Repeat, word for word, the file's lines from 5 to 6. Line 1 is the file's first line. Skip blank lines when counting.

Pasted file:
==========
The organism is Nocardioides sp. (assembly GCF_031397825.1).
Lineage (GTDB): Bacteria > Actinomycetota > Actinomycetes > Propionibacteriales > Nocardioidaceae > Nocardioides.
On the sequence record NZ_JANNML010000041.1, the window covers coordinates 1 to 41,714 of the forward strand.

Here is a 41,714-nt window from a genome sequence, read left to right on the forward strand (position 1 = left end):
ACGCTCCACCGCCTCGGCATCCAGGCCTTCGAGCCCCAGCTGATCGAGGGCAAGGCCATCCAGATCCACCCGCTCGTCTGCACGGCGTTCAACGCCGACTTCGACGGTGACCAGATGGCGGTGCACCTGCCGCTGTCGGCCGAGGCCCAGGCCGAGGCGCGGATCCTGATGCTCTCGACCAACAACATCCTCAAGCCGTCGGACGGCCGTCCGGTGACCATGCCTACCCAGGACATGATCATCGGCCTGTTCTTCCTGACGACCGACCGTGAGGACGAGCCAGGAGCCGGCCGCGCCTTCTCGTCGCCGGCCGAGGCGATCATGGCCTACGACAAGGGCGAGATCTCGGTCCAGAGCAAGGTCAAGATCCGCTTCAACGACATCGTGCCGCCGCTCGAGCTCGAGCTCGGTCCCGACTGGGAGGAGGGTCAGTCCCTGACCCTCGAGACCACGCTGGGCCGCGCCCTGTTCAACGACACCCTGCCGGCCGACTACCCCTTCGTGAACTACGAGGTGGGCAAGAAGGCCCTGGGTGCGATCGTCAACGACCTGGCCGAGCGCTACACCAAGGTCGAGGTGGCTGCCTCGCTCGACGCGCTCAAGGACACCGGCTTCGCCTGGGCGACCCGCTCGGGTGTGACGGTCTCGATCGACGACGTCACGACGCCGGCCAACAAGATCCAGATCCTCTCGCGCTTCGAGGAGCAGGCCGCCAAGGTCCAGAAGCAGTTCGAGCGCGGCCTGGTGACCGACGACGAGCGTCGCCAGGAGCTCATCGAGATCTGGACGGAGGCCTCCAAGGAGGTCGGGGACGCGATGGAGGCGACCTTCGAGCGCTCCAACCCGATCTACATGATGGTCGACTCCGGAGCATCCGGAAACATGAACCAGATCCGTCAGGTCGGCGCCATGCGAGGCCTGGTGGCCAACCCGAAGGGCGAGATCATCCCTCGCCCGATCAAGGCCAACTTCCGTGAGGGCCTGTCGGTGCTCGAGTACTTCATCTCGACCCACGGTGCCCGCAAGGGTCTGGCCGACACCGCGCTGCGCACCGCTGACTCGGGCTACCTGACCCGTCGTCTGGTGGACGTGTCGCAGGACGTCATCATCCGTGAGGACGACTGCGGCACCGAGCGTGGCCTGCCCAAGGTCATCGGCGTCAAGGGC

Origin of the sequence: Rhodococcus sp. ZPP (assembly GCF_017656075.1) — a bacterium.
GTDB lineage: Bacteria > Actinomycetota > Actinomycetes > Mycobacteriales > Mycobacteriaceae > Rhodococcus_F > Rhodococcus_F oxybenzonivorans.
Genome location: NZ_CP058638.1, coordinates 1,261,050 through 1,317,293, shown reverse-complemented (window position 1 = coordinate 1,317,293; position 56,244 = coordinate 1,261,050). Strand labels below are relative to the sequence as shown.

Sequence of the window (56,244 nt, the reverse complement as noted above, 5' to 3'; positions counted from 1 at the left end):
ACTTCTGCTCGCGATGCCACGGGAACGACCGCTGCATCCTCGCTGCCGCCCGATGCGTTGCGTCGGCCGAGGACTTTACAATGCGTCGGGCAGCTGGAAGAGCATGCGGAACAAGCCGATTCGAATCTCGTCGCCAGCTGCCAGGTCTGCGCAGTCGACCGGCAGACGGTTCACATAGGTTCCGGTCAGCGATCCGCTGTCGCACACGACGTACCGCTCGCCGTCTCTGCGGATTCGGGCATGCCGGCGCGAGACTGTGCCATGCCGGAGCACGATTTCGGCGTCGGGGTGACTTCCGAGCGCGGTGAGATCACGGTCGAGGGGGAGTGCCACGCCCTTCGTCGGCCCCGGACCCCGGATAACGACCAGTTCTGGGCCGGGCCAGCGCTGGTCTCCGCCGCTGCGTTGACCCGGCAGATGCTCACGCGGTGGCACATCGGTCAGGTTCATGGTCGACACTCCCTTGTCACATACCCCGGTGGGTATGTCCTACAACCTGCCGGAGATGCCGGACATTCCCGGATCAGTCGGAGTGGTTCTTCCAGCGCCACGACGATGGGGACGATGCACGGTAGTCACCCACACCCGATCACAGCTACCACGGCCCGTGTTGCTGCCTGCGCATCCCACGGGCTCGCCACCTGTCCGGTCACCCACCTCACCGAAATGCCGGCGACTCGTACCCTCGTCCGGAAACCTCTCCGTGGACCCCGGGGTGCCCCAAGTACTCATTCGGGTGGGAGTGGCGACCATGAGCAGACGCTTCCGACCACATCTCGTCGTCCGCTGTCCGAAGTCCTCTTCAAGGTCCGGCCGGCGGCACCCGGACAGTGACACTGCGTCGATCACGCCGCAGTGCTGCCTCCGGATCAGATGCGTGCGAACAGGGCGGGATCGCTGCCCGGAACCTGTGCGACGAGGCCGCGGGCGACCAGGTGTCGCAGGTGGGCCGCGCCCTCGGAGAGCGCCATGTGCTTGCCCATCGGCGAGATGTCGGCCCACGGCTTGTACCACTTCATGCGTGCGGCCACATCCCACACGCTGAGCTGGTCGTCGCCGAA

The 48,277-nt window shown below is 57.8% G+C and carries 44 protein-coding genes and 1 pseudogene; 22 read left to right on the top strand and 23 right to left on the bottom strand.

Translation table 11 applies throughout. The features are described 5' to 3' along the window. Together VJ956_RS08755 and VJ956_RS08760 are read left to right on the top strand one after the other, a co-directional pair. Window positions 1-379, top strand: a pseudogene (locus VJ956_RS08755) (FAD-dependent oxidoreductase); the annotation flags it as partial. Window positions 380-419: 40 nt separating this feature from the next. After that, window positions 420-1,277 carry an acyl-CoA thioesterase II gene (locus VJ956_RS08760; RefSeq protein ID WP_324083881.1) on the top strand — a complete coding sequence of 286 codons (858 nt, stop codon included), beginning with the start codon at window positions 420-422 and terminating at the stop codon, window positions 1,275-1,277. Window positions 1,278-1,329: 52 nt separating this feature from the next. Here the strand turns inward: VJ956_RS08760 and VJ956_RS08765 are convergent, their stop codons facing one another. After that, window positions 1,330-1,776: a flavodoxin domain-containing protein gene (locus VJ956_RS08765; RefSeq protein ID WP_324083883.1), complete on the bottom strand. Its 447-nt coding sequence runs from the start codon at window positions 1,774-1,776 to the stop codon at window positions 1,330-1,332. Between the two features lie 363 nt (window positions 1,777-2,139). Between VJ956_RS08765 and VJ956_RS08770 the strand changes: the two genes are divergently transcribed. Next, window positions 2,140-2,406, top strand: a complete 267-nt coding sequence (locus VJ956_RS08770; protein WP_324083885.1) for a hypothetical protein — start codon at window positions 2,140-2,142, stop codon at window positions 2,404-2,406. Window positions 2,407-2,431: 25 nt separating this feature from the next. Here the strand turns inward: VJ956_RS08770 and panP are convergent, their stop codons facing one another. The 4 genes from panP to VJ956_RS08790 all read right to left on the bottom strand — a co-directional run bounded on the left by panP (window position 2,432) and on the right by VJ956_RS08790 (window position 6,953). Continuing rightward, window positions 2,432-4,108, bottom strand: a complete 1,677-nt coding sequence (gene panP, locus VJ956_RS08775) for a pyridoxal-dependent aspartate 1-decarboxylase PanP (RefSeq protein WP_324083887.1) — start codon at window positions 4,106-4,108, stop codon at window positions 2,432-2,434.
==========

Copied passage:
ACGCTCCACCGCCTCGGCATCCAGGCCTTCGAGCCCCAGCTGATCGAGGGCAAGGCCATCCAGATCCACCCGCTCGTCTGCACGGCGTTCAACGCCGACTTCGACGGTGACCAGATGGCGGTGCACCTGCCGCTGTCGGCCGAGGCCCAGGCCGAGGCGCGGATCCTGATGCTCTCGACCAACAACATCCTCAAGCCGTCGGACGGCCGTCCGGTGACCATGCCTACCCAGGACATGATCATCGGCCTGTTCTTCCTGACGACCGACCGTGAGGACGAGCCAGGAGCCGGCCGCGCCTTCTCGTCGCCGGCCGAGGCGATCATGGCCTACGACAAGGGCGAGATCTCGGTCCAGAGCAAGGTCAAGATCCGCTTCAACGACATCGTGCCGCCGCTCGAGCTCGAGCTCGGTCCCGACTGGGAGGAGGGTCAGTCCCTGACCCTCGAGACCACGCTGGGCCGCGCCCTGTTCAACGACACCCTGCCGGCCGACTACCCCTTCGTGAACTACGAGGTGGGCAAGAAGGCCCTGGGTGCGATCGTCAACGACCTGGCCGAGCGCTACACCAAGGTCGAGGTGGCTGCCTCGCTCGACGCGCTCAAGGACACCGGCTTCGCCTGGGCGACCCGCTCGGGTGTGACGGTCTCGATCGACGACGTCACGACGCCGGCCAACAAGATCCAGATCCTCTCGCGCTTCGAGGAGCAGGCCGCCAAGGTCCAGAAGCAGTTCGAGCGCGGCCTGGTGACCGACGACGAGCGTCGCCAGGAGCTCATCGAGATCTGGACGGAGGCCTCCAAGGAGGTCGGGGACGCGATGGAGGCGACCTTCGAGCGCTCCAACCCGATCTACATGATGGTCGACTCCGGAGCATCCGGAAACATGAACCAGATCCGTCAGGTCGGCGCCATGCGAGGCCTGGTGGCCAACCCGAAGGGCGAGATCATCCCTCGCCCGATCAAGGCCAACTTCCGTGAGGGCCTGTCGGTGCTCGAGTACTTCATCTCGACCCACGGTGCCCGCAAGGGTCTGGCCGACACCGCGCTGCGCACCGCTGACTCGGGCTACCTGACCCGTCGTCTGGTGGACGTGTCGCAGGACGTCATCATCCGTGAGGACGACTGCGGCACCGAGCGTGGCCTGCCCAAGGTCATCGGCGTCAAGGGC

Origin of the sequence: Rhodococcus sp. ZPP (assembly GCF_017656075.1) — a bacterium.